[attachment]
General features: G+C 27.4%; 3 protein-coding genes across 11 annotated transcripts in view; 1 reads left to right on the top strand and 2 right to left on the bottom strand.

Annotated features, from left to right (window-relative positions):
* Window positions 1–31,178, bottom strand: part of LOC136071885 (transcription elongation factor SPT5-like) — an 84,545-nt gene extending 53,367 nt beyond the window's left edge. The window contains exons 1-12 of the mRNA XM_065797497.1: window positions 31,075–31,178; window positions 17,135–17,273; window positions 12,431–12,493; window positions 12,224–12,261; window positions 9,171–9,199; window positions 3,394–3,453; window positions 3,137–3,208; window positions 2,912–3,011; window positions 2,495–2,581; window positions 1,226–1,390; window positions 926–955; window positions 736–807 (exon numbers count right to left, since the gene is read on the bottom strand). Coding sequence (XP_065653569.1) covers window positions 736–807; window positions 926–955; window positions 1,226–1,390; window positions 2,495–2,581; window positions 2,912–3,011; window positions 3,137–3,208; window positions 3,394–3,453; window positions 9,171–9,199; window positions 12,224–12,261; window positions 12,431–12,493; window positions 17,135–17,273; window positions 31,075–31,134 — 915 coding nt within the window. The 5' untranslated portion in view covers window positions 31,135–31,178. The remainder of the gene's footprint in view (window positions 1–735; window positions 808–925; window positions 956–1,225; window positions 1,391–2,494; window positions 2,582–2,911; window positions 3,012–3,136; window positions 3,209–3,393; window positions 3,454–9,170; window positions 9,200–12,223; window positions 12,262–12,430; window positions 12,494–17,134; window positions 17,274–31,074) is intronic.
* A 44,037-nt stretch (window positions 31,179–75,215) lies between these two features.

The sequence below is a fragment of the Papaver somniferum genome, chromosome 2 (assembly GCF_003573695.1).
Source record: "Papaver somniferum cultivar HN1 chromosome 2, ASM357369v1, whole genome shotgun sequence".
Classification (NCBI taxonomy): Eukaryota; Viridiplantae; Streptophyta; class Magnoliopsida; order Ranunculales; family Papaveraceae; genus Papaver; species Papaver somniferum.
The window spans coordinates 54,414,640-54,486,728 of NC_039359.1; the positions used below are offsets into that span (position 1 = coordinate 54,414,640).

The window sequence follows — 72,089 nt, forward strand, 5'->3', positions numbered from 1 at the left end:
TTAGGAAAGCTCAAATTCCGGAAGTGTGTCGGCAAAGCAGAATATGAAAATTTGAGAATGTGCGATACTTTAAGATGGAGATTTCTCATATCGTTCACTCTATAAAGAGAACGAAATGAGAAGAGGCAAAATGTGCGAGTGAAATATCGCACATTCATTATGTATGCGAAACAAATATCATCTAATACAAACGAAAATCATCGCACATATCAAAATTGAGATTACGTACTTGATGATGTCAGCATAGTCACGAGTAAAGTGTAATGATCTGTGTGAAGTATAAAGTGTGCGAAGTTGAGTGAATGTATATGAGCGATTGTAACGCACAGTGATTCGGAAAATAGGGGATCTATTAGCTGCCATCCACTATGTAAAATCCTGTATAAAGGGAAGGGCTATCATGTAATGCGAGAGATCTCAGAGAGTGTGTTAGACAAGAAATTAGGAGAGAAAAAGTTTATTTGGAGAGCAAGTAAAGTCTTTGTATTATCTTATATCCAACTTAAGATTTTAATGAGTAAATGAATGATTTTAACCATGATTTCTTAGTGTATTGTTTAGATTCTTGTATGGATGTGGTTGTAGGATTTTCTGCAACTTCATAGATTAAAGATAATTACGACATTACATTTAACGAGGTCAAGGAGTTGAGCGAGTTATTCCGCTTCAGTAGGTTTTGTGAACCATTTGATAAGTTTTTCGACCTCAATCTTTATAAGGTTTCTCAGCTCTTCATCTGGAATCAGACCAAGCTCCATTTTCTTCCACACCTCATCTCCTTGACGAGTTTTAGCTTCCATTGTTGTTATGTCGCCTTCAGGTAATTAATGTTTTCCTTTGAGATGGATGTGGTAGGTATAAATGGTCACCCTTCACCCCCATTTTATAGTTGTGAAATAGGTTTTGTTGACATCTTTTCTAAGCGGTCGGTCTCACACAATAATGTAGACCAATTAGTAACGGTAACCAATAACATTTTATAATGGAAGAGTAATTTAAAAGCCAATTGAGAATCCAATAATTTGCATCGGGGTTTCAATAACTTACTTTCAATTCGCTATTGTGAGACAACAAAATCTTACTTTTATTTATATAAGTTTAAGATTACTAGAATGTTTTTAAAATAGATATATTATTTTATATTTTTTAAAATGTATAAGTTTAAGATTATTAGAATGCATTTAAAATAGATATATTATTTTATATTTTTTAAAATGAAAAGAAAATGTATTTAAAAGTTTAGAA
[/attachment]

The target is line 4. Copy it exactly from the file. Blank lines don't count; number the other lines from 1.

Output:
* A 44,037-nt stretch (window positions 31,179–75,215) lies between these two features.